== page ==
Sri Lanka scored quickly to start with but lost Jehan Mubarak, and then were tied down with a change of bowling as Timothy Lindley and Luke Wright put the mockers on. Chris Nash was next to strike, in the over just before lunch. He trapped Michael Vandort lbw sweeping - and continued to tease the Sri Lankans with lots of flight.

Although he didn't find any more wickets, he did find a few inside edges which dribbled to fine leg. As the day dozed on, Kumar Sangakkara was caught low at backward point - and he waited for the umpires to give him out though he was clearly out.

Scores: Sri Lankans 521 for 5 dec. (Kapugedara 134*, Samaraweera 100*) v Sussex


Lanka hockey team out of Asian Games

By Hishan Welmilla

Hopes of Sri Lanka men's hockey team to play in the Asian Games shattered as they finished sixth place at the conclusion of the eight day of the in the Asian Games Qualifying Hockey Championship held in Dhaka, Bangladesh from May 11.

Lankan finished sixth in the table with 3 points while Bangladesh topped the table with 13 points. Hong Kong (12 points) and Oman (10 points) has the second and third places respectively. Chinese Taipei (9 pints) and Singapore (4 points) were the other two countries finished ahead of Sri Lanka. Sri Lanka managed to beat only Iran (2-0) out of their five games in the round one and lost to Singapore (3-1), Hong Kong (5-1) and Oman (1-0) . The met Chinese Taipei for the sixth and seventh place on the last day of the championship (May 19)

Hong Kong, Oman and Chinese Taipei have joined Bangladesh in confirming their participation at the Asian Games .Before the end of the tournament, the four have already secured their place to compete in Asian Games 2006 in Doha, Qatar, from 2-14 December, this year.

In a tight round of matches, each clash on day eight was decided by a single goal as the teams on top of the ladder attempted to qualify for the 10-team tournament that will also serve as the Asian Hockey Federation's qualifier for the 2008 Beijing Olympic Games.

The Asian Hockey Federation (AHF) has decided to introduce a qualifying tournament for the Asian Games for the first time.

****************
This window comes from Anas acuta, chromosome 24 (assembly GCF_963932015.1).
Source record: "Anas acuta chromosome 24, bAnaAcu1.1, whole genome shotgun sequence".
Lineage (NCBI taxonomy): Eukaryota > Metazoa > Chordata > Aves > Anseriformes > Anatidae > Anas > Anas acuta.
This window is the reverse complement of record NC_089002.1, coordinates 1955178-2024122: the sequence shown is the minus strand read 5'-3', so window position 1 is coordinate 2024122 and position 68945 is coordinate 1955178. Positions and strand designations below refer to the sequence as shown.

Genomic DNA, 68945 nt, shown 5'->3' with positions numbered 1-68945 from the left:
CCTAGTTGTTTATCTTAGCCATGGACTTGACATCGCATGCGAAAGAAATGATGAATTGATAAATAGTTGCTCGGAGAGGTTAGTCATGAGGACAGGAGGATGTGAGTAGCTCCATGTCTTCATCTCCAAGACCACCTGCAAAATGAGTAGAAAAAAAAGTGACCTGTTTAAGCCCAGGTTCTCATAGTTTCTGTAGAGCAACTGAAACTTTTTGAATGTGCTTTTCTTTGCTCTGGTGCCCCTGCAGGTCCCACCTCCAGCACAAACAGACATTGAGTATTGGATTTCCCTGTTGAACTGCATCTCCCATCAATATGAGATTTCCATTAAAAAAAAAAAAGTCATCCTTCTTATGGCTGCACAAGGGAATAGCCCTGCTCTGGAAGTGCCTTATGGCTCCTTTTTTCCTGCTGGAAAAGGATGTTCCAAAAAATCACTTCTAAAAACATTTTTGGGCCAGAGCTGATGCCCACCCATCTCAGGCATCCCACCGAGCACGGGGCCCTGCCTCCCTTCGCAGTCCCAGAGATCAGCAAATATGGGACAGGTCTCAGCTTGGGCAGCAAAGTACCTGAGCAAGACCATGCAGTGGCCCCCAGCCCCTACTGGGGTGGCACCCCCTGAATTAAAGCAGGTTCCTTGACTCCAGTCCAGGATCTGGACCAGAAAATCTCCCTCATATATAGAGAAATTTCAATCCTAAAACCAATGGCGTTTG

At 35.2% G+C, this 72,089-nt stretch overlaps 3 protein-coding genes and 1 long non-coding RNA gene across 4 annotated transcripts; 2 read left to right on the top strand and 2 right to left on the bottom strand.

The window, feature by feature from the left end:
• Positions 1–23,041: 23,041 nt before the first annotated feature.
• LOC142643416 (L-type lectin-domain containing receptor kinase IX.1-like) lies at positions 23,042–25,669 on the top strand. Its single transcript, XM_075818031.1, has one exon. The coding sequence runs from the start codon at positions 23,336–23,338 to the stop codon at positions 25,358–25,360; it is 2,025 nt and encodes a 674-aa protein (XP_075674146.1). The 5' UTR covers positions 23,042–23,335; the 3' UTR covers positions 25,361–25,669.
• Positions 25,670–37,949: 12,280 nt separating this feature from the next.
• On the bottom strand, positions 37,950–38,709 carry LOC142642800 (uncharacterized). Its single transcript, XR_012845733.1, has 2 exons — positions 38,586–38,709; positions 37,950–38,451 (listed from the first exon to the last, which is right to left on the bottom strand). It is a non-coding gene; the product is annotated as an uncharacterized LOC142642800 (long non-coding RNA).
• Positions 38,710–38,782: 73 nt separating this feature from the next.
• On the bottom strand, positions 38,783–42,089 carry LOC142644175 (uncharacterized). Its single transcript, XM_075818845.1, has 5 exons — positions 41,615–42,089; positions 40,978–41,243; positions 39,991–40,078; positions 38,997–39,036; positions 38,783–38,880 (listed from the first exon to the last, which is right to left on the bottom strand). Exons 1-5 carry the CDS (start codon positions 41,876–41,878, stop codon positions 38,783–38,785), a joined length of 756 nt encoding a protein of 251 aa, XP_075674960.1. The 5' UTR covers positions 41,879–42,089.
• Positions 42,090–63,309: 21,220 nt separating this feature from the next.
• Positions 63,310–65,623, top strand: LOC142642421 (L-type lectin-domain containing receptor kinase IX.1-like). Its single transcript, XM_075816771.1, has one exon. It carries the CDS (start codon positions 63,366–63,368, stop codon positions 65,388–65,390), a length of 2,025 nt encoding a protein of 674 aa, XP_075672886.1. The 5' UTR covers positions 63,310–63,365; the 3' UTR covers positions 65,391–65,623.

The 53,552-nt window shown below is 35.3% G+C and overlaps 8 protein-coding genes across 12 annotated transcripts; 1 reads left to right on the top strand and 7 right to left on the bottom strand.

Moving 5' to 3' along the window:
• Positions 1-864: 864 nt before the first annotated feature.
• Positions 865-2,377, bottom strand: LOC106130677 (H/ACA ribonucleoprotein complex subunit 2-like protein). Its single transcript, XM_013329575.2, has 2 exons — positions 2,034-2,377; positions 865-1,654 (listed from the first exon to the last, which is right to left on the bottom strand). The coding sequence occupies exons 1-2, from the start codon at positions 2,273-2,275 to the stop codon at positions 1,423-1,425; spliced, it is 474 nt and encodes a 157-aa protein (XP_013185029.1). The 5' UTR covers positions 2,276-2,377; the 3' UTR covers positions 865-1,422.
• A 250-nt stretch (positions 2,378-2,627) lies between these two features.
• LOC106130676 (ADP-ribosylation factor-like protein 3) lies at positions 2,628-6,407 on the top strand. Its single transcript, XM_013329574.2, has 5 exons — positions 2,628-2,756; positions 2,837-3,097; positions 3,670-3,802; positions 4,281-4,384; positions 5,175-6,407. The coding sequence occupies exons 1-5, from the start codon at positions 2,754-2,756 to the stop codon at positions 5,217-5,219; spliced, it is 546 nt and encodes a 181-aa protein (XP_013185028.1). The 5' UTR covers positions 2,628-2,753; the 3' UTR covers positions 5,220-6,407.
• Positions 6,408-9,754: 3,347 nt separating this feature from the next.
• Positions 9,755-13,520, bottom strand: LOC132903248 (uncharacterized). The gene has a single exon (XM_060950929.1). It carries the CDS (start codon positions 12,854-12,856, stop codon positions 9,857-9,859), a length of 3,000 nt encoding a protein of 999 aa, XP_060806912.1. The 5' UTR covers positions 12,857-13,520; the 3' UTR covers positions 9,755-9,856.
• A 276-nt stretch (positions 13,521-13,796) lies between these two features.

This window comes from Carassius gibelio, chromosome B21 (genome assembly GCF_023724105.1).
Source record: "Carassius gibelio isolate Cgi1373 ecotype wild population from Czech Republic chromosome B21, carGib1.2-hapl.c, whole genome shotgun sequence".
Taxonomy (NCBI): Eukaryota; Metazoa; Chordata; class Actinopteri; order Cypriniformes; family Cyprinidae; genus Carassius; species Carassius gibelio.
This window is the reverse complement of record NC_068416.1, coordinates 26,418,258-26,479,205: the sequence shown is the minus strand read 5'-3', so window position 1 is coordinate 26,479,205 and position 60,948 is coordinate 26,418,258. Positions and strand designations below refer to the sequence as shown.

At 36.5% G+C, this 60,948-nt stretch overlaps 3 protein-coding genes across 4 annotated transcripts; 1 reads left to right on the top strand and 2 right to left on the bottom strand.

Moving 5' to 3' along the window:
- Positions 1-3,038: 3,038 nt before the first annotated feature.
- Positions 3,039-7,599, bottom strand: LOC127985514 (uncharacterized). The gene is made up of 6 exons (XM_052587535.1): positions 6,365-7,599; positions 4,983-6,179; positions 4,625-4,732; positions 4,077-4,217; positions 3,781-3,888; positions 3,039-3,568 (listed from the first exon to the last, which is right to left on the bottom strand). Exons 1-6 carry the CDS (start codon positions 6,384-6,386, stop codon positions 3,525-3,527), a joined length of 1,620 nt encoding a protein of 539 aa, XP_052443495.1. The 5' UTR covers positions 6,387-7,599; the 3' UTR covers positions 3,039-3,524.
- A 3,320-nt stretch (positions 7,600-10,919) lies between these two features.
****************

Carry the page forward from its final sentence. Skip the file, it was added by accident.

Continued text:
The second-tier teams of the continent would be featuring in the qualifying competitions for the first time since the inclusion of hockey into the Games in 1958. The decision to have an Asian Game qualifying event was announced by the AHF Secretary General Tan Sri P. Alagendra in January this year in Kuala Lumpur.

The qualifiers would be held both for the men and women. Seeded teams would get direct entries in the Asian Games and will have 10 teams in the men's category and eight in the women's.


Doors open to foreign players

By T.M.K. Samat

WHEN Hong Kong's rugby selectors realized that their scrumhalf, one of the replacements for eight absent regulars, might not be a safe selection for the crucial World Cup qualifier against Sri Lanka, they rang London for a better one. And two days before the match, last Sunday, Mark Wright, a top scrum half studying in the Loughborough University, flew in, helped fashion Hong Kong's 45/14 win and then flew back to his studies.

It was Wright's international debut, and if you suspect the Hong Kong Union of any selection skullduggery, it was anything but that. Wright, you see, was born in Hong Kong in times when the place was a British colony - and that, as far as the IRB is concerned, is good enough reason for any expatriate to represent a country that isn't his home. Expatriate players with no birth connection to a country can also do the same providing they've resided more than three years in the country they wish to play for.